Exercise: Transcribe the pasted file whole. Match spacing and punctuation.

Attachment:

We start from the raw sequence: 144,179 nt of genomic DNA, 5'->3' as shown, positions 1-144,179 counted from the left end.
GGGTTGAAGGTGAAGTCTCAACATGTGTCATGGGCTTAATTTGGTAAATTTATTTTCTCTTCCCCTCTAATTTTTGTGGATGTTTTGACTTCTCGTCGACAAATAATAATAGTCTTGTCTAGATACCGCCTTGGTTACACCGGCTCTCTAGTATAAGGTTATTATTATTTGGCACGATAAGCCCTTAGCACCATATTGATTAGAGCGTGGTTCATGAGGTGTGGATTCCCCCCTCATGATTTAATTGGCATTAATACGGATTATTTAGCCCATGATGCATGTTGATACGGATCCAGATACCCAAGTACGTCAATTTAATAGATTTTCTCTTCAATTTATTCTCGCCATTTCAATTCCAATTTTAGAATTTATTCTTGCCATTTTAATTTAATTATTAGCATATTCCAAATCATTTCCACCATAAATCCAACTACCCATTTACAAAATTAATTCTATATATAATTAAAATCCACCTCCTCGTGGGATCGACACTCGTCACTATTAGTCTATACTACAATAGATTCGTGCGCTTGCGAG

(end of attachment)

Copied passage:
We start from the raw sequence: 144,179 nt of genomic DNA, 5'->3' as shown, positions 1-144,179 counted from the left end.
GGGTTGAAGGTGAAGTCTCAACATGTGTCATGGGCTTAATTTGGTAAATTTATTTTCTCTTCCCCTCTAATTTTTGTGGATGTTTTGACTTCTCGTCGACAAATAATAATAGTCTTGTCTAGATACCGCCTTGGTTACACCGGCTCTCTAGTATAAGGTTATTATTATTTGGCACGATAAGCCCTTAGCACCATATTGATTAGAGCGTGGTTCATGAGGTGTGGATTCCCCCCTCATGATTTAATTGGCATTAATACGGATTATTTAGCCCATGATGCATGTTGATACGGATCCAGATACCCAAGTACGTCAATTTAATAGATTTTCTCTTCAATTTATTCTCGCCATTTCAATTCCAATTTTAGAATTTATTCTTGCCATTTTAATTTAATTATTAGCATATTCCAAATCATTTCCACCATAAATCCAACTACCCATTTACAAAATTAATTCTATATATAATTAAAATCCACCTCCTCGTGGGATCGACACTCGTCACTATTAGTCTATACTACAATAGATTCGTGCGCTTGCGAG